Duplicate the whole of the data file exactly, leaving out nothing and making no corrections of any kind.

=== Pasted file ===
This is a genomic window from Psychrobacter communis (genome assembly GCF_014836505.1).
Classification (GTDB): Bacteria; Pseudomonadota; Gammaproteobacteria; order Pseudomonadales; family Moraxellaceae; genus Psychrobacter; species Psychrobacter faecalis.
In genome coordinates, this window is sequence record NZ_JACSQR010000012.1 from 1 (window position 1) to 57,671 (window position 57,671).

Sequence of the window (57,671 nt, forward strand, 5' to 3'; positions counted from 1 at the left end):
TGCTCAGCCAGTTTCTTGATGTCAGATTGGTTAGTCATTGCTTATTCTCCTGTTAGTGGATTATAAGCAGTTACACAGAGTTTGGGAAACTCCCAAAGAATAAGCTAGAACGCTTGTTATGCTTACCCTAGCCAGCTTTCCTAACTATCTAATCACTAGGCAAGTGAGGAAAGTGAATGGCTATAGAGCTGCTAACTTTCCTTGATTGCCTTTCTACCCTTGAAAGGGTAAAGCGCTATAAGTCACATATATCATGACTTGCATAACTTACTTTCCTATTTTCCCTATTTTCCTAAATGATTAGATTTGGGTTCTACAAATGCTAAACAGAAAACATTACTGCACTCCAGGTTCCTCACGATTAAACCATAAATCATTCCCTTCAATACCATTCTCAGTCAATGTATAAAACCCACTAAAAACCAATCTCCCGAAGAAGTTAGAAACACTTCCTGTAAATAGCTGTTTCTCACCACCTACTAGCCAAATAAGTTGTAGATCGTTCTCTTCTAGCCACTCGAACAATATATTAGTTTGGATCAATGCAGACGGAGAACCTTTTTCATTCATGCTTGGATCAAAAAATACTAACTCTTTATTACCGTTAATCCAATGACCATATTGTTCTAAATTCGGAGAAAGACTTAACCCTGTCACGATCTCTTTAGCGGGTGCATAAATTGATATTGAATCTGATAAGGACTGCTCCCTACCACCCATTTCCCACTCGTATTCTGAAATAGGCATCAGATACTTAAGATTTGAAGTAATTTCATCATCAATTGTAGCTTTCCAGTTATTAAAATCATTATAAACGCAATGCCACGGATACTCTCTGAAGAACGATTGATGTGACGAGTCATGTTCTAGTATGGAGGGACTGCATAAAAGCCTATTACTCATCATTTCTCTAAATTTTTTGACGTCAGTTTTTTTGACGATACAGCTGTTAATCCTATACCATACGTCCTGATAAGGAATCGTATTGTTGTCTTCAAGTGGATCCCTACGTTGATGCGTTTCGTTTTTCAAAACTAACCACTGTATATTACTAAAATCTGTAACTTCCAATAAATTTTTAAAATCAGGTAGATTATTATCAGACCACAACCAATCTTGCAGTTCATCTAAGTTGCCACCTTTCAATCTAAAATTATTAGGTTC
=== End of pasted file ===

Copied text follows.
This is a genomic window from Psychrobacter communis (genome assembly GCF_014836505.1).
Classification (GTDB): Bacteria; Pseudomonadota; Gammaproteobacteria; order Pseudomonadales; family Moraxellaceae; genus Psychrobacter; species Psychrobacter faecalis.
In genome coordinates, this window is sequence record NZ_JACSQR010000012.1 from 1 (window position 1) to 57,671 (window position 57,671).

Sequence of the window (57,671 nt, forward strand, 5' to 3'; positions counted from 1 at the left end):
TGCTCAGCCAGTTTCTTGATGTCAGATTGGTTAGTCATTGCTTATTCTCCTGTTAGTGGATTATAAGCAGTTACACAGAGTTTGGGAAACTCCCAAAGAATAAGCTAGAACGCTTGTTATGCTTACCCTAGCCAGCTTTCCTAACTATCTAATCACTAGGCAAGTGAGGAAAGTGAATGGCTATAGAGCTGCTAACTTTCCTTGATTGCCTTTCTACCCTTGAAAGGGTAAAGCGCTATAAGTCACATATATCATGACTTGCATAACTTACTTTCCTATTTTCCCTATTTTCCTAAATGATTAGATTTGGGTTCTACAAATGCTAAACAGAAAACATTACTGCACTCCAGGTTCCTCACGATTAAACCATAAATCATTCCCTTCAATACCATTCTCAGTCAATGTATAAAACCCACTAAAAACCAATCTCCCGAAGAAGTTAGAAACACTTCCTGTAAATAGCTGTTTCTCACCACCTACTAGCCAAATAAGTTGTAGATCGTTCTCTTCTAGCCACTCGAACAATATATTAGTTTGGATCAATGCAGACGGAGAACCTTTTTCATTCATGCTTGGATCAAAAAATACTAACTCTTTATTACCGTTAATCCAATGACCATATTGTTCTAAATTCGGAGAAAGACTTAACCCTGTCACGATCTCTTTAGCGGGTGCATAAATTGATATTGAATCTGATAAGGACTGCTCCCTACCACCCATTTCCCACTCGTATTCTGAAATAGGCATCAGATACTTAAGATTTGAAGTAATTTCATCATCAATTGTAGCTTTCCAGTTATTAAAATCATTATAAACGCAATGCCACGGATACTCTCTGAAGAACGATTGATGTGACGAGTCATGTTCTAGTATGGAGGGACTGCATAAAAGCCTATTACTCATCATTTCTCTAAATTTTTTGACGTCAGTTTTTTTGACGATACAGCTGTTAATCCTATACCATACGTCCTGATAAGGAATCGTATTGTTGTCTTCAAGTGGATCCCTACGTTGATGCGTTTCGTTTTTCAAAACTAACCACTGTATATTACTAAAATCTGTAACTTCCAATAAATTTTTAAAATCAGGTAGATTATTATCAGACCACAACCAATCTTGCAGTTCATCTAAGTTGCCACCTTTCAATCTAAAATTATTAGGTTC